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Reza Aslan's 5 favorite books
The religious scholar recommends some foreign novels past and present that will resonate for contemporary global audiences
Writer and scholar Dr. Reza Aslan enjoys reads that are historical in nature.
Writer and scholar Dr. Reza Aslan enjoys reads that are historical in nature.
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he Secret Life of Saeed the Pessoptimist by Emile Habiby (Interlink, $13). Habiby’s dreamy, darkly comic 1974 novel—about a dim-witted Palestinian peasant who works as an informer for the Israeli government and is suddenly abducted by an alien—remains one of the greatest works of satire in Arabic literature. It also offers a new and absolutely hilarious way of looking at the absurd tragedy of the Israeli-Palestinian conflict.

The Blind Owl by Sadegh Hedayat (Grove, $14). Widely recognized as one of the most important literary works of the 20th century in any language, The Blind Owl is a Kafkaesque novel about a lonely (and possibly psychotic) man living in a terrifying nightmare world of his own making, where the only person he can trust with his thoughts is his own shadow.

A Mind at Peace by Ahmet Hamdi Tanpinar (Archipelago, $20). Written by the man who almost single-handedly defined the modern Turkish novel, A Mind At Peace follows a group of westernized, urban intellectuals in 1930s Istanbul as they drift through the city in a permanent state of ennui, seemingly caught between the past and the present, tradition and modernity, the East and the West.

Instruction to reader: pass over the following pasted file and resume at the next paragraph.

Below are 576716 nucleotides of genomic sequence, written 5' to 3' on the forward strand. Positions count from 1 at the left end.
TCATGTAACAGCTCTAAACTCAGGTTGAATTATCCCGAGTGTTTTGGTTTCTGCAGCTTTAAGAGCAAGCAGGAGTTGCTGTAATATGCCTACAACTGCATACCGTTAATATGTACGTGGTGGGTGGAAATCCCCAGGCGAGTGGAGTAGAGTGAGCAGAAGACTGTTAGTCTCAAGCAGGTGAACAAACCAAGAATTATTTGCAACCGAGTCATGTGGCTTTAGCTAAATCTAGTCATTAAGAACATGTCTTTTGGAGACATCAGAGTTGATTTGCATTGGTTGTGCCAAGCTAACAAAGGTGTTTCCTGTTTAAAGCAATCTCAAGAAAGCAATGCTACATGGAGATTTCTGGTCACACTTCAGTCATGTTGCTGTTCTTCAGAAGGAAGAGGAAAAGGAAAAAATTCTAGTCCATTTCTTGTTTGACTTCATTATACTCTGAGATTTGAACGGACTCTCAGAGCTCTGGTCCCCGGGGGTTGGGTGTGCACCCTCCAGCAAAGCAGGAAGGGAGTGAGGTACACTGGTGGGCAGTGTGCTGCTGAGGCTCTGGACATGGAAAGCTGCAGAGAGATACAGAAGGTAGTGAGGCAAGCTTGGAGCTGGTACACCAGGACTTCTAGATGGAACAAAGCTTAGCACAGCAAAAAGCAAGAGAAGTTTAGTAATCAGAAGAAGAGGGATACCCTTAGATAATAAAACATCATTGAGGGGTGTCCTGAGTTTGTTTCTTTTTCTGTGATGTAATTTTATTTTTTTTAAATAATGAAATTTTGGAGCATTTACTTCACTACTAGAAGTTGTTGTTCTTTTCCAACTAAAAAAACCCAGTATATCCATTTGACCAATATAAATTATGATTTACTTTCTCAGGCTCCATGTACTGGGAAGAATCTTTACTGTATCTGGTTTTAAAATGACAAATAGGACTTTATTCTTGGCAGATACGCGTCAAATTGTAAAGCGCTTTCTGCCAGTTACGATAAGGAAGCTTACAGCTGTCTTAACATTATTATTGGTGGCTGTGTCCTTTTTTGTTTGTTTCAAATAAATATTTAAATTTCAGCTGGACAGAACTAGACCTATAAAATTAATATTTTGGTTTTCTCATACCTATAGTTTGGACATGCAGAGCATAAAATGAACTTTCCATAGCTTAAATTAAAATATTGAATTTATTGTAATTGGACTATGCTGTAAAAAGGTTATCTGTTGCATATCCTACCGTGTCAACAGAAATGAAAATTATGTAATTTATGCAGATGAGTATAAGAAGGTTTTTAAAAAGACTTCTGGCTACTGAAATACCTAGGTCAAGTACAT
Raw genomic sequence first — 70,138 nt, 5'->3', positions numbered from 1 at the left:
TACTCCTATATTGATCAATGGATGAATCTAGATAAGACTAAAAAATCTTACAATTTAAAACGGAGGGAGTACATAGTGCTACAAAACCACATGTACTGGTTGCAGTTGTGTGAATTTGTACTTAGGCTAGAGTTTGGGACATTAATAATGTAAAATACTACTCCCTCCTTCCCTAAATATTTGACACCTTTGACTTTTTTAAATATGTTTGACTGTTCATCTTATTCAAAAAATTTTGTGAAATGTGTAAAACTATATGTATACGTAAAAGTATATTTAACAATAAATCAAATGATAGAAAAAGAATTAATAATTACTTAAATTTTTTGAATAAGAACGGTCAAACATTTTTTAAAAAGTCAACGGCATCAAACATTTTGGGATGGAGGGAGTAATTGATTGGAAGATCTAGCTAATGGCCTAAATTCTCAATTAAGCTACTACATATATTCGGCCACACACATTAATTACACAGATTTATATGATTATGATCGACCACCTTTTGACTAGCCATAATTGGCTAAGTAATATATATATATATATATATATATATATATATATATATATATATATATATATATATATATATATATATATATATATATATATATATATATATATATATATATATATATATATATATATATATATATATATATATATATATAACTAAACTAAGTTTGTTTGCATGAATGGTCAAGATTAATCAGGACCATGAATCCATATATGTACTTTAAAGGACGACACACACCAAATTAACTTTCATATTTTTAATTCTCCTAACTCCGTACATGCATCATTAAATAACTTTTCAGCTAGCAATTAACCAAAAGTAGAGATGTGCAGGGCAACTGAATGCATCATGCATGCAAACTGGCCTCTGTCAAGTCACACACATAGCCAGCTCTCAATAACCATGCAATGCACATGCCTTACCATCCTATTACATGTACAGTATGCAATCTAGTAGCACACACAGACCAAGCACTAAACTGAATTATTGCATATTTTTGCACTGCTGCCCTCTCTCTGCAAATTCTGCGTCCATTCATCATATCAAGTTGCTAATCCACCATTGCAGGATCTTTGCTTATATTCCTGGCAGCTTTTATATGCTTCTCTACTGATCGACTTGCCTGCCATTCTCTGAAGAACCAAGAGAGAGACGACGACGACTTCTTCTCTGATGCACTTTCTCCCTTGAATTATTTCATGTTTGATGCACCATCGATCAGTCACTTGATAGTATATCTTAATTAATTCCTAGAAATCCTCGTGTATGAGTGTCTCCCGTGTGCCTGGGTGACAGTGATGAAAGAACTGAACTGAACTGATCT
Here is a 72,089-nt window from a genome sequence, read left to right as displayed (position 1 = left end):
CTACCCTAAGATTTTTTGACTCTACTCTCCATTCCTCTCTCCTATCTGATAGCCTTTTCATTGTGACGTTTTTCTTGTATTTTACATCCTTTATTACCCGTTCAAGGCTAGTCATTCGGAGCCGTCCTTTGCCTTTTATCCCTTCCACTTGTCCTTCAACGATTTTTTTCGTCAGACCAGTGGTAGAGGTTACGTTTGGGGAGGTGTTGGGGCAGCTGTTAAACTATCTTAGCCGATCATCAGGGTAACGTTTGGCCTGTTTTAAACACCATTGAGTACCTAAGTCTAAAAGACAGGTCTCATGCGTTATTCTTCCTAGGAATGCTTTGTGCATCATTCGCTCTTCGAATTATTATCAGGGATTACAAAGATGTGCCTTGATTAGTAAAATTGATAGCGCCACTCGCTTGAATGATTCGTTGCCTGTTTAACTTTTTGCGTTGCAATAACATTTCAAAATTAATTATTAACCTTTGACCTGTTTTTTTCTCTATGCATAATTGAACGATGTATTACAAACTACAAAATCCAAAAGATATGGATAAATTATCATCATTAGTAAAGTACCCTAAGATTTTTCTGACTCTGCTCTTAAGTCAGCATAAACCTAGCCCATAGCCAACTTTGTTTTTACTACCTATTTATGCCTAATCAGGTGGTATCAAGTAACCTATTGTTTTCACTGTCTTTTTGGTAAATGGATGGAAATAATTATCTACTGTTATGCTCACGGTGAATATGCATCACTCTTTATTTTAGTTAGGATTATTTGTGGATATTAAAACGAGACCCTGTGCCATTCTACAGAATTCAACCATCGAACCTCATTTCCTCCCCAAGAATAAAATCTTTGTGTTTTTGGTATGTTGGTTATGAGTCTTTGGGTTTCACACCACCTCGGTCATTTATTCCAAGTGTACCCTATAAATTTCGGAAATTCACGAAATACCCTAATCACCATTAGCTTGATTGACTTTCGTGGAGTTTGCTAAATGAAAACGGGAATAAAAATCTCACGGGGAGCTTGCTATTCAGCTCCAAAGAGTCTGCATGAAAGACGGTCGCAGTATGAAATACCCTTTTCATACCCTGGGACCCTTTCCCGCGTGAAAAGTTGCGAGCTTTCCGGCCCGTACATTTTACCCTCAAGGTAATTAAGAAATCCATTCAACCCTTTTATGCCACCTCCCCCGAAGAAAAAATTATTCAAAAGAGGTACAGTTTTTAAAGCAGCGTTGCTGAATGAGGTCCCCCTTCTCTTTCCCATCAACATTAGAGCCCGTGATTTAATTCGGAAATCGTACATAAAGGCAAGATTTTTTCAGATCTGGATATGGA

The Day the Leader Was Killed by Naguib Mahfouz (Anchor, $13). The Nobel Prize–winning novelist has written dozens of internationally renowned books. But this compact novella, which chronicles the lives of a middle-class family in Cairo in the years leading up to the assassination of Egyptian President Anwar Sadat, remains as timely a story today as it was when Mahfouz wrote it in 1985.

Samarkand by Amin Maalouf (Interlink, $15). Though written in French, this historical novel by the inimitable Lebanese novelist Amin Maalouf is a masterpiece that I try to read at least once a year. The double narrative intercuts the story of the great poet and mystic Omar Khayyam, who composed the Rubaiyat in the 12th century, with the adventures of an American scholar on the hunt for Khayyam’s lost manuscript in the 20th century.

Writer and religious scholar Reza Aslan is the author of the international best-seller No god but God. He recently served as editor of the anthology Tablet & Pen, a collection of 20th-century literature from the Middle East

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